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The Nasal Dorsum

Creating a normal apprearing dorsum postoperatively requires an understanding of the surgical anatomy and characteristic relationships that dertermine nasal appearance in relation to the brow, the eyes, the upper lip and the chin. As such, Dr Sam Rizk, a new york rhinoplasty surgeon, will discuss these relationships and the concept of nasal and facial balance. The nasal dorsum is formed by the nasal bones and the dorsal septum and upper lateral cartilages. It is normally wider in the middorsum and narrower at the radix and supratip areas. The dorsal nasal bones and dorsal upper laterals have two components that contribute to the external appearance of the dorsum-a vertical component and a horizontal component. The vertical component determines the visual height of the dorsum The transverse component of the dorsal nasal bones and upper laterals determines the width of the dorsum in frontal view. The junction of the bony with cartilaginous dorsum is where the upper lateral cartilages are widest. The upper lateral cartilages become narrower towards the supratip area of the nose. It is difficult to completely smooth out this keystone area or junction of bony and cartilaginous nasal dorsum because the bony component typically overlapps the cartilaginous component in this area. Precisely controlling this area intraoperatively is difficult, and postoperative dorsal irregularities occur most commonly in this region of the dorsum. To complicate or accentuate irregularities even further is the thinness of the skin in the rhinion which usually corresponds to this keystone area.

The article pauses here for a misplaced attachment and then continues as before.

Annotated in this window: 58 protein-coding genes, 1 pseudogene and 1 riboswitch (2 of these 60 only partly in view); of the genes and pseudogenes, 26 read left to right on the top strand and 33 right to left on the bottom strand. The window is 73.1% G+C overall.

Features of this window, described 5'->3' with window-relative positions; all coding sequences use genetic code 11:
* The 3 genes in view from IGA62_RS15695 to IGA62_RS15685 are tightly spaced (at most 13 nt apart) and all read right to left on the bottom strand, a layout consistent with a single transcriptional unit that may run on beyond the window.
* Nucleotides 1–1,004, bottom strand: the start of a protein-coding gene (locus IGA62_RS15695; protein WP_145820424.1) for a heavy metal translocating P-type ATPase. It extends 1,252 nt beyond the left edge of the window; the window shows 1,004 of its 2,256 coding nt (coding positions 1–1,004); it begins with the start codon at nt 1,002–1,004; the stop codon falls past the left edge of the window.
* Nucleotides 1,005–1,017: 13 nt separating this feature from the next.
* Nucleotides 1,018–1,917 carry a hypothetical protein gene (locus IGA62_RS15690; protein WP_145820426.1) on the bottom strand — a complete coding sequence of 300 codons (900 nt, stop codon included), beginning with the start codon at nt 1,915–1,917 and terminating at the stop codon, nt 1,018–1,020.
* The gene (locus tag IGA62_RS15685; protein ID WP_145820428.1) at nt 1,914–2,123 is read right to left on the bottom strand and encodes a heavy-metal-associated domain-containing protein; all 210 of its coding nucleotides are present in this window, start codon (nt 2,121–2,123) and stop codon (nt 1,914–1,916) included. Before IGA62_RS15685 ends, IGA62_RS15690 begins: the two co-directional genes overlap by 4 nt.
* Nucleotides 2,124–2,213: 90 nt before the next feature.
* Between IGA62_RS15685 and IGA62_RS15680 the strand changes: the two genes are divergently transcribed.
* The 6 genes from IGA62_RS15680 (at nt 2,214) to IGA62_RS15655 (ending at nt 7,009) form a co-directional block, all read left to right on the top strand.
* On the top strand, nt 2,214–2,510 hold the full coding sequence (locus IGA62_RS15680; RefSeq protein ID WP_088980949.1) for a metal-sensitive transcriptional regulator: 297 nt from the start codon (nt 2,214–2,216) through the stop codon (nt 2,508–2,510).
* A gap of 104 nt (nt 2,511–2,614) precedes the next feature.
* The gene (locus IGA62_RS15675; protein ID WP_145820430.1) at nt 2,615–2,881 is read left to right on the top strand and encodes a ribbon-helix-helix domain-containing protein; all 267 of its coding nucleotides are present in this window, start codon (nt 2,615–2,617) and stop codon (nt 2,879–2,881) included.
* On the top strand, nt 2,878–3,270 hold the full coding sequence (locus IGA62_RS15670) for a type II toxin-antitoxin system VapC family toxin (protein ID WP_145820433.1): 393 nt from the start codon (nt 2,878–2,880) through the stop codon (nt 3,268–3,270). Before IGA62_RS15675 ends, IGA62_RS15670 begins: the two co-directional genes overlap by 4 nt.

Maintaining a normal anatomic dorsum is one of the most difficult aspects of rhinoplasty, mainly because of the complex shapes and curves of the normal dorsum. Good primary rhinoplasty entails taking all precautions to prevent secondary deformities. The following are examples of unplanned secondary deformities and how they are created in an attempt to prevent their occurrence.

The excessively straight and narrow dorsum- the nasal dorsum should follow the brow-tip line with a slight curvature on front view which flares a little as it progresses down to the tip. If the front view is too straight, the nose will visually appear longer. This deformity usually occurs after reduction of a dorsal hump and osteotomies to close the open roof . Sometimes it is necessary to use spreader grafts in the middle nasal vault to prevent this deformity in certain patients. This deformity is more prevalent if the nasal bones are short (cephald to caudal) and lateral osteotomies are done. Sometimes preserving the dorsal upper lateral cartilages during initial dorsal reduction provides another option for creating an anatomic appearing dorsum. The upper lateral cartilages can be folded over medially creating a horizontal segment.

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